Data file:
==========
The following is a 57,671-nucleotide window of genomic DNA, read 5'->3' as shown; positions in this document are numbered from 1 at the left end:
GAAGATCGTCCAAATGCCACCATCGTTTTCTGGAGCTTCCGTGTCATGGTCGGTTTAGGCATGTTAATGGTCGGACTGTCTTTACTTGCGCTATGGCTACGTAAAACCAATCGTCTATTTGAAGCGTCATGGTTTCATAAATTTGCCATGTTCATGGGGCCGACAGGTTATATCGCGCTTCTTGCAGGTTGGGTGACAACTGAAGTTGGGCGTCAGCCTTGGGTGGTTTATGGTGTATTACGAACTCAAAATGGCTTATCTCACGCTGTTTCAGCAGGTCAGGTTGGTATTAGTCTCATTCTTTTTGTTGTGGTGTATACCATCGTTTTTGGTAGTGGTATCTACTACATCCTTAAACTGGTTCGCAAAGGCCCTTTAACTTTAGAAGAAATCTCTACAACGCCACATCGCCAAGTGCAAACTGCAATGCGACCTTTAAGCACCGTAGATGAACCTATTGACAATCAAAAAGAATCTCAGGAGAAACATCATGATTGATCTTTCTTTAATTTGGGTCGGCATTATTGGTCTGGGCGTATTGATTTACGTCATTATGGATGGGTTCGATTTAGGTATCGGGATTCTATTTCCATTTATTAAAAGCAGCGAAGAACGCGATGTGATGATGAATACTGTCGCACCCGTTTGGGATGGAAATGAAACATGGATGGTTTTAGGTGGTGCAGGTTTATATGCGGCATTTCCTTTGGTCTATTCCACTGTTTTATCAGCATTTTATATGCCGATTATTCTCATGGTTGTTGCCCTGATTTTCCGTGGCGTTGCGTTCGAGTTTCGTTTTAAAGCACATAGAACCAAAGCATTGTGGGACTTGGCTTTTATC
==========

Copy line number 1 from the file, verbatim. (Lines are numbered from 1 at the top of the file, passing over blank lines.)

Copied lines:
The following is a 57,671-nucleotide window of genomic DNA, read 5'->3' as shown; positions in this document are numbered from 1 at the left end: